The word, shark, conjures up an image of a large scary finned animal with a long snout and gnashing teeth. But sharks are so much more. Basking sharks, for example, eat only plankton. Thresher sharks use their tails to kill prey. Hammerhead sharks swim in schools during the day and hunt alone at night. The first step in protecting this amazing group of animals is learning more about them.  

From the brochure:

SHARKS are found worldwide and include nearly four hundred species. All have an excellent sense of taste and can detect tiny amounts of chemicals in water– as little as one drop of blood; they can also can pick up electrical signals as tiny as those created by the muscles of their prey. Dozens of species of shark are being driven to extinction because of “finning,” the harvesting of just their fins for soup, including Great Hammerhead Sharks, Sphyrna mokarran (ENDANGERED), Thresher Sharks, Alopias species (VULNERABLE), and Whale Sharks, Rhincodon typus (VULNERABLE).

Codi Fant Cheers to the Bride and Groom Sculpture: Mixed materials, 36 x 36 x 60 in. We need to make “finning” and the resulting loss of sharks more real, and more repulsive in order to radically change people’s opinions. We need to stop consuming a dish that has been a cultural symbol for centuries because there simply are not enough sharks. Stop the demand, and we can stop the decline.  

Codi Fant
Cheers to the Bride and Groom
Sculpture: Mixed materials, 36 x 36 x 60 in.

We need to make “finning” and the resulting loss of sharks more real, and more repulsive in order to radically change people’s opinions. We need to stop consuming a dish that has been a cultural symbol for centuries because there simply are not enough sharks. Stop the demand, and we can stop the decline.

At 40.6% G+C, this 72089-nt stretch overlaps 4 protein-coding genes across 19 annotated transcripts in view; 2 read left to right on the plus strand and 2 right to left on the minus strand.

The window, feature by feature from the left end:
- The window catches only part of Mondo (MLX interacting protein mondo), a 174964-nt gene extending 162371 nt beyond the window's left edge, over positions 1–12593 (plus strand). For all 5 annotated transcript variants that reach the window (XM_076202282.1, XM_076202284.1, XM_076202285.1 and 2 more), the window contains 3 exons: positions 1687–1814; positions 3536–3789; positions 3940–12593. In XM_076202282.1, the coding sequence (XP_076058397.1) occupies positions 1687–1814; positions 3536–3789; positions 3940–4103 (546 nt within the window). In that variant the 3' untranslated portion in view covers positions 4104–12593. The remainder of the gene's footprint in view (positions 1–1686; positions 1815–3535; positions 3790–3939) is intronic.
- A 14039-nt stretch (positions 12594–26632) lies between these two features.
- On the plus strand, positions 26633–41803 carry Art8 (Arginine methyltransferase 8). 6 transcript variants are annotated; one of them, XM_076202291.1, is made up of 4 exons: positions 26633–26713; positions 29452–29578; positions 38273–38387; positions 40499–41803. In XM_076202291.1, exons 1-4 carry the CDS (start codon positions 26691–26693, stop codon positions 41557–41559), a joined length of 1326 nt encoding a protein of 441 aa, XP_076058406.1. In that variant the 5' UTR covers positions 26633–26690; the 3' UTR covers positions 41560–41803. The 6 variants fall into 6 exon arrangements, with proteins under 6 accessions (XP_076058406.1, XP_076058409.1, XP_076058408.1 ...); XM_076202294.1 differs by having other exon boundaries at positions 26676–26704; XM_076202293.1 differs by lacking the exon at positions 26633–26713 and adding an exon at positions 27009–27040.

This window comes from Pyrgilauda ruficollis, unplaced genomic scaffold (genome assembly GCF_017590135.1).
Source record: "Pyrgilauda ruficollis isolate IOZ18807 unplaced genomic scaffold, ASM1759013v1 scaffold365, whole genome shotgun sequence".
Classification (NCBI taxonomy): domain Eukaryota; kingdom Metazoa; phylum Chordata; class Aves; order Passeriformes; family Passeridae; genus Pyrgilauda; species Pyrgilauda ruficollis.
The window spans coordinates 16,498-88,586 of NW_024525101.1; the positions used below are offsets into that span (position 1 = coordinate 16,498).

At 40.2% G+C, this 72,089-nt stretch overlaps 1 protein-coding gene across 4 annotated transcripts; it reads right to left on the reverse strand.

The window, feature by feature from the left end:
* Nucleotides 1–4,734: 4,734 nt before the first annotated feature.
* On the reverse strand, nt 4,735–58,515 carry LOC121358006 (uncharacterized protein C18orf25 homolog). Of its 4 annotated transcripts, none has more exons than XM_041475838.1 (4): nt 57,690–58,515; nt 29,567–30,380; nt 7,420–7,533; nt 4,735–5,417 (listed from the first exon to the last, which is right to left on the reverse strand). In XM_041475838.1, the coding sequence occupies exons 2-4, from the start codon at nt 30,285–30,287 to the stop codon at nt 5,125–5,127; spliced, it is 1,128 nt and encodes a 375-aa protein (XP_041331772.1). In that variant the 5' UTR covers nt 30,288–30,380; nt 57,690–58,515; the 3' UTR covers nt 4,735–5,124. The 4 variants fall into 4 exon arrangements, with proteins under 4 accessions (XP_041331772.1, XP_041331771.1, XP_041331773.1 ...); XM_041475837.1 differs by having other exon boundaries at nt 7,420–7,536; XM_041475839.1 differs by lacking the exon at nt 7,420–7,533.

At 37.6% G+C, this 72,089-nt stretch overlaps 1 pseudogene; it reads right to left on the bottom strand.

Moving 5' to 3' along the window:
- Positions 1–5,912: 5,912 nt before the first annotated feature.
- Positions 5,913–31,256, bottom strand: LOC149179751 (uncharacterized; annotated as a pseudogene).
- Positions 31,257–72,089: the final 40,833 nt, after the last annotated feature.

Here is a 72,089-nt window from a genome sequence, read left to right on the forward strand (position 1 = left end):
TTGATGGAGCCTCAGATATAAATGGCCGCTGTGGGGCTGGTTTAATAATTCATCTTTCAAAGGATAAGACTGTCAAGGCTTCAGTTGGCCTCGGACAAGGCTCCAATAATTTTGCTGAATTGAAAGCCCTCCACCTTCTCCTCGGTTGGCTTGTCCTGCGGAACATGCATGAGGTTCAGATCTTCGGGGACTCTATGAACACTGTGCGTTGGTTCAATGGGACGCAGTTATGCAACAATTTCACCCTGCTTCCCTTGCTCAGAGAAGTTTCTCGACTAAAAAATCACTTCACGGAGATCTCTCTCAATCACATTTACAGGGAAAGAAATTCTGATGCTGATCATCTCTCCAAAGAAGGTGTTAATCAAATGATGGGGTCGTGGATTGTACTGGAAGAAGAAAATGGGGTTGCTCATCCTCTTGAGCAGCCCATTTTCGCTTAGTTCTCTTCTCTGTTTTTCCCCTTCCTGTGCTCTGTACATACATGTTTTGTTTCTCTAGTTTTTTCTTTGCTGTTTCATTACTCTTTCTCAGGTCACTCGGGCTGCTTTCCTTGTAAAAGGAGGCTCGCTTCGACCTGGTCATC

Lee Fearnside Swimming in Shark Fin Soup Animation: Digital, 8 x 12 x 2 in. The process we followed for this exhibition was especially compelling for me as an artist. Often, I make my work in isolation, but the connection to scientists and IFAW staff allowed me to see how each piece fits together as part of a holistic approach to animal conservation....My goal with this photo-based animation is to make the audience aware that the whale shark’s life cycle is affected by not only human predation but also by human behavior.  

Lee Fearnside
Swimming in Shark Fin Soup
Animation: Digital, 8 x 12 x 2 in.

The process we followed for this exhibition was especially compelling for me as an artist. Often, I make my work in isolation, but the connection to scientists and IFAW staff allowed me to see how each piece fits together as part of a holistic approach to animal conservation....My goal with this photo-based animation is to make the audience aware that the whale shark’s life cycle is affected by not only human predation but also by human behavior.

 

Derek Miranda Rhincodon typus Painting: Oil on canvas, 56 x 121.5 in. The Whale Shark, the largest fish in the ocean, is an animal that captures our imagination. In some cultures, we revere it, believing it connected to the heavens and stars. But its populations are dwindling and it is now endangered.  In this piece I am attempting to capture the imposing and humbling presence of the Whale Shark, while simultaneously denying it. By removing the image and leaving the remnants of a massive painting, I hope to present to the viewer the emotional toll of their potential loss. The question is  "What would an ocean be like without Whale Sharks?”

Derek Miranda
Rhincodon typus
Painting: Oil on canvas, 56 x 121.5 in.

The Whale Shark, the largest fish in the ocean, is an animal that captures our imagination. In some cultures, we revere it, believing it connected to the heavens and stars. But its populations are dwindling and it is now endangered.  In this piece I am attempting to capture the imposing and humbling presence of the Whale Shark, while simultaneously denying it. By removing the image and leaving the remnants of a massive painting, I hope to present to the viewer the emotional toll of their potential loss. The question is  "What would an ocean be like without Whale Sharks?”

Shark graphic (banner) by Christina Ward

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